On an orange and blue screen, figures turn and run. Some look as if they’re throwing something – but the figures are overlaid over each other, so it’s difficult to make them out. They are running, but at the same time, they are floating on a lunar plane.

I’m viewing the work of Moroccan artist and poet Noureddine Ezarraf and speaking to him about his practice. Mr Ezarraf’s work is multi-disciplinary, contemporary and not easily described. As an economics graduate, he examines power dynamics, identity politics and forms of dialogue through performance and video work, working in his native Morocco, but also in Spain, and more recently, in the UK. His work includes the collecting and archiving of social media videos uploaded during the so-called ‘Arab Spring’, as well as performance works in public spaces.

He enjoys talking theory and experimentation. I ask him what it means to be an artist - particularly a contemporary, multi-disciplinary artist - in his country. He says his practice places him outside familiar models of how are artist should behave and gives an example of the figure of a poet in a village; a familiar figure, using a familiar form of art. Mr Ezarraf himself certainly does not fall within this definition; his work places him firmly outside the familiar, to local audiences, as well as local authorities.

This brings us to discuss the role of the artist and of public art in society. The ‘publicness’ of performing in a public space, even just the act of reading poetry out loud, in a public space can be a politically-charged act in itself. Mr Ezarraf speaks about the importance of the ‘gesture’ of a work of art; whether it be an archiving process, a public work, or the process of struggling with bureaucracy to produce a work.

A few months ago, Mr Ezarraf travelled to London to participate in an exhibition and reflection-project on the poetics and policies of hospitality. He speaks of the irony of having to apply for a visa and go through the visa process while participating in such a project. Information is gathered, biometric date is recorded, a profile is drawn, all in return for permission to enter a country. Does this process negate the artistic act? Or is participating in the project and going through a visa application process a political gesture in itself? Is it, therefore, a part of the artistic work? To Mr Ezarraf, the distinction between art and its context is blurred.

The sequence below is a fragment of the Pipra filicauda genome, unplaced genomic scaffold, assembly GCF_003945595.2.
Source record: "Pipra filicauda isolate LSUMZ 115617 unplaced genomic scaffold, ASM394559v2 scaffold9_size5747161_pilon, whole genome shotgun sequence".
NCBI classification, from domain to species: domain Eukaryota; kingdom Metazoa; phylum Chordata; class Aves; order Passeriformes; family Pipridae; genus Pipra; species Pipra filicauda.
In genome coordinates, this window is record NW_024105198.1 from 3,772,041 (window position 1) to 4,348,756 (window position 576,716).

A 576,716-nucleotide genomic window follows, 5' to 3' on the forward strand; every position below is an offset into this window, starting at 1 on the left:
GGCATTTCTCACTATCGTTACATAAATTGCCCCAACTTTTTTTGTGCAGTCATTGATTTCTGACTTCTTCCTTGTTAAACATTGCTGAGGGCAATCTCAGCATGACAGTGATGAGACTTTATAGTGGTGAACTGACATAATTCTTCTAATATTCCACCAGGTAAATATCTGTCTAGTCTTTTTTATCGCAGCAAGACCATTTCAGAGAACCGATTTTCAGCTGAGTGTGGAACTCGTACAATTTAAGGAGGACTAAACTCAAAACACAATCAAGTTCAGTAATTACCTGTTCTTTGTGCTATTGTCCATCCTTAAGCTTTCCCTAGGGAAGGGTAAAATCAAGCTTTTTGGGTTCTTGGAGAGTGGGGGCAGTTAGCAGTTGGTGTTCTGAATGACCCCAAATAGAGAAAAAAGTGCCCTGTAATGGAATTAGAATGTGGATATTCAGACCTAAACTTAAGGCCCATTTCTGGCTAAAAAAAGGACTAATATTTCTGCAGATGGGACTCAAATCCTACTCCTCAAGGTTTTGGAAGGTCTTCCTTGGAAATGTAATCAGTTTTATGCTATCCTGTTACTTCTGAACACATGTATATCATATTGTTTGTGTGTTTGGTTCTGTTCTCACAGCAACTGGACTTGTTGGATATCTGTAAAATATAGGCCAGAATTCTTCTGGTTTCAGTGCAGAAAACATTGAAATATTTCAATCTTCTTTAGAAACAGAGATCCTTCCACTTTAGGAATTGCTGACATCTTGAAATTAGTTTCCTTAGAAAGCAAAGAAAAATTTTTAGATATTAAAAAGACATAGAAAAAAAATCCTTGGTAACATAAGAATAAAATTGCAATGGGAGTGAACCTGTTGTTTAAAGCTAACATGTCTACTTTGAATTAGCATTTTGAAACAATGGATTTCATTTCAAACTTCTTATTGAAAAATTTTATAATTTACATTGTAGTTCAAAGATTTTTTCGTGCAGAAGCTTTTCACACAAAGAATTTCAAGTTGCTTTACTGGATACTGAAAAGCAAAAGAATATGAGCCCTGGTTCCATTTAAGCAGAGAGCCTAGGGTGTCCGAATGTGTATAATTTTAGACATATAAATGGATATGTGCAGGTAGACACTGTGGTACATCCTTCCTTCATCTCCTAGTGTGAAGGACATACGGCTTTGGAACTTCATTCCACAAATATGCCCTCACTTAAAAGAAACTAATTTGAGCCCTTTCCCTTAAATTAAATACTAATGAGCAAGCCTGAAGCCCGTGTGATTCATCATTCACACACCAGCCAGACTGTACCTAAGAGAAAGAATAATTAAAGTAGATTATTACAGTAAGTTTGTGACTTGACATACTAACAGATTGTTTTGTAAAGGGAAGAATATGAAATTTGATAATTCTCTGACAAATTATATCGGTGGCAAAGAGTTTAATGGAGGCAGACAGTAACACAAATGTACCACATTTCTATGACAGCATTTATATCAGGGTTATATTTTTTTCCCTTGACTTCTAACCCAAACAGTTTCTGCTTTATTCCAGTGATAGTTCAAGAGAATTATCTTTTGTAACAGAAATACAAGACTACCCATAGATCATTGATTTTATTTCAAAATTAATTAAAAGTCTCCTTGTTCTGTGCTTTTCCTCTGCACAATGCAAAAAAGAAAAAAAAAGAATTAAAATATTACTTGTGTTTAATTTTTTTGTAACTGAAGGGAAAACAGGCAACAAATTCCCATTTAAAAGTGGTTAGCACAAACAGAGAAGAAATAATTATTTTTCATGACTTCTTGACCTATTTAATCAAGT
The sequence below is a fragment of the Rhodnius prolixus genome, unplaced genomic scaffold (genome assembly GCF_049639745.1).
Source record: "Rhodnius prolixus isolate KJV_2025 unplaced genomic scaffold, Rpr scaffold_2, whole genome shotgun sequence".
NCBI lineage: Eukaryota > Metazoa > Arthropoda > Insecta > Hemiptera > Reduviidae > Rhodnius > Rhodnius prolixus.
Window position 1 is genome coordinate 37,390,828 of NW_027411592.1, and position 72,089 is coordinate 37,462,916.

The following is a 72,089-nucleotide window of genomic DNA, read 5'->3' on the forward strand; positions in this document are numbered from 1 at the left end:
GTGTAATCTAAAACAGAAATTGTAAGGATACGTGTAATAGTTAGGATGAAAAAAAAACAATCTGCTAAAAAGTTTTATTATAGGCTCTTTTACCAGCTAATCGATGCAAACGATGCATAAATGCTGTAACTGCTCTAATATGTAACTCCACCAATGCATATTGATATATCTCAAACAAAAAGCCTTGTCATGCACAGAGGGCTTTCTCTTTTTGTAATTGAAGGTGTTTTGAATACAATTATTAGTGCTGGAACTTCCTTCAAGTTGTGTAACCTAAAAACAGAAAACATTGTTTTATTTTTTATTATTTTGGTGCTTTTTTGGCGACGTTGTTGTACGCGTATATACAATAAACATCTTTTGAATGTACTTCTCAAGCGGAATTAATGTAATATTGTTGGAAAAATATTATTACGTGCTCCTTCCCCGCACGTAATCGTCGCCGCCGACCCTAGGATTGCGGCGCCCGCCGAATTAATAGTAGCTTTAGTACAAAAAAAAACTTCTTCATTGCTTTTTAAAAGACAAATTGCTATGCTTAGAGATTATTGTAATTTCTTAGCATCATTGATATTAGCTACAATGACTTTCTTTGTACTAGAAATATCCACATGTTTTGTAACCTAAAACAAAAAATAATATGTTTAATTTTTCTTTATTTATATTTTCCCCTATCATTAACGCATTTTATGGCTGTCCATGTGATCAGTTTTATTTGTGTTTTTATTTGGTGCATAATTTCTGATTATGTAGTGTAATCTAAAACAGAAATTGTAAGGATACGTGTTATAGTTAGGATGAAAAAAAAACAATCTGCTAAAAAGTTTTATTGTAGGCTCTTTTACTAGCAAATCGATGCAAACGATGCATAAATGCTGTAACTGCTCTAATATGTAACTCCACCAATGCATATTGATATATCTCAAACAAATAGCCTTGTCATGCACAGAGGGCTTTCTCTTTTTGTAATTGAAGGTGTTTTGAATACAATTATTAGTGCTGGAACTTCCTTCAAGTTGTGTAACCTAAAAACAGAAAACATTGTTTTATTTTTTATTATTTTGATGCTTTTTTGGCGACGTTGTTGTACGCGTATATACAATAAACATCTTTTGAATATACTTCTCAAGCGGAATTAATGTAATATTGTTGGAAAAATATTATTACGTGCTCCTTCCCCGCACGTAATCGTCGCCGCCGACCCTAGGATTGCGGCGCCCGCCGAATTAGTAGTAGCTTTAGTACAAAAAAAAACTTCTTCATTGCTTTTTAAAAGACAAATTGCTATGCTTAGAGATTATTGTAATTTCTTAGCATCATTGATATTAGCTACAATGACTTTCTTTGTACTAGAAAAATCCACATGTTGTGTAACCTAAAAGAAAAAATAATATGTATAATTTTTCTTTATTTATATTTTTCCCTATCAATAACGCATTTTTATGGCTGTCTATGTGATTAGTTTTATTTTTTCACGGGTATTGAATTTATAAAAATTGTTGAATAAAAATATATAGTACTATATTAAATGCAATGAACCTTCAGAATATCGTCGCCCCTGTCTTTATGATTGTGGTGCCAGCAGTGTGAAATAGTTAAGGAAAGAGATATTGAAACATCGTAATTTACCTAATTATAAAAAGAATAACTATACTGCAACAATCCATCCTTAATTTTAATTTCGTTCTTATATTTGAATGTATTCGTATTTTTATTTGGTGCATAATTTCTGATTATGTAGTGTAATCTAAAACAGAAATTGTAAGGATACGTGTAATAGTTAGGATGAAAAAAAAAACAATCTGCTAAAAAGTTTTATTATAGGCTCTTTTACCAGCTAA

He is constantly curious about his surroundings and interested in understanding his environment; his practice is an exploration of how the world works politically. Art, for him, means taking part in a political ecosystem – it is a form of communication. Creating art in a public space requires a transformation of the body from the personal to the political; in a public space, the body becomes public property, open and vulnerable to the public gaze.

His recent project, Eaux Incendieres, recently exhibited in Brussels, is an archive of videos taken during the political uprisings in northern Morocco and more broadly the Arab Spring. In this project, Mr Ezarraf combines and manipulates footage that were disseminated through social media during this time. He talks about the temporal importance of these images; how they contributed to political uprisings in many countries, but also how short-lived they were by their very nature. Video work itself is temporal, and, in a way, self-renewing. The video ends and the image fades but after a moment of loss and mourning, it reappears and continues anew.

As a visual artist, this use of the visual – the still or video image – holds a special significance for Mr Ezarraf, particularly in relation to democracy and accountability. The eye and the act of looking, he says, is objective, and demands visual evidence; as opposed to listening, which relates more to obedience and allegiance. Social media can further universalise this visual accountability, and when used democratically, can provide a synchronisation of a common search for truth.

When we speak about Malta and the Mediterranean, Mr Ezarraf tells me how important he feels dialogue is in this part of the world. He describes the Mediterranean as a sort of common borderline, between all the countries and cultures that share its shores, and artists, he says, have the potential to create a new form of dialogue between cultures. Whether it’s through performance in public space, video art, or through straightforward conversation, it is intercultural dialogue that might somehow carve a way forward in these times of disquiet.

Noureddine Ezarraf will be in Malta to participate in Rotot: Mediterranean Routes through Intercultural Dialogue, co-hosted by Inizjamed and the University of Malta, to take place on 27 March at Palazzo de la Salle, Valletta.

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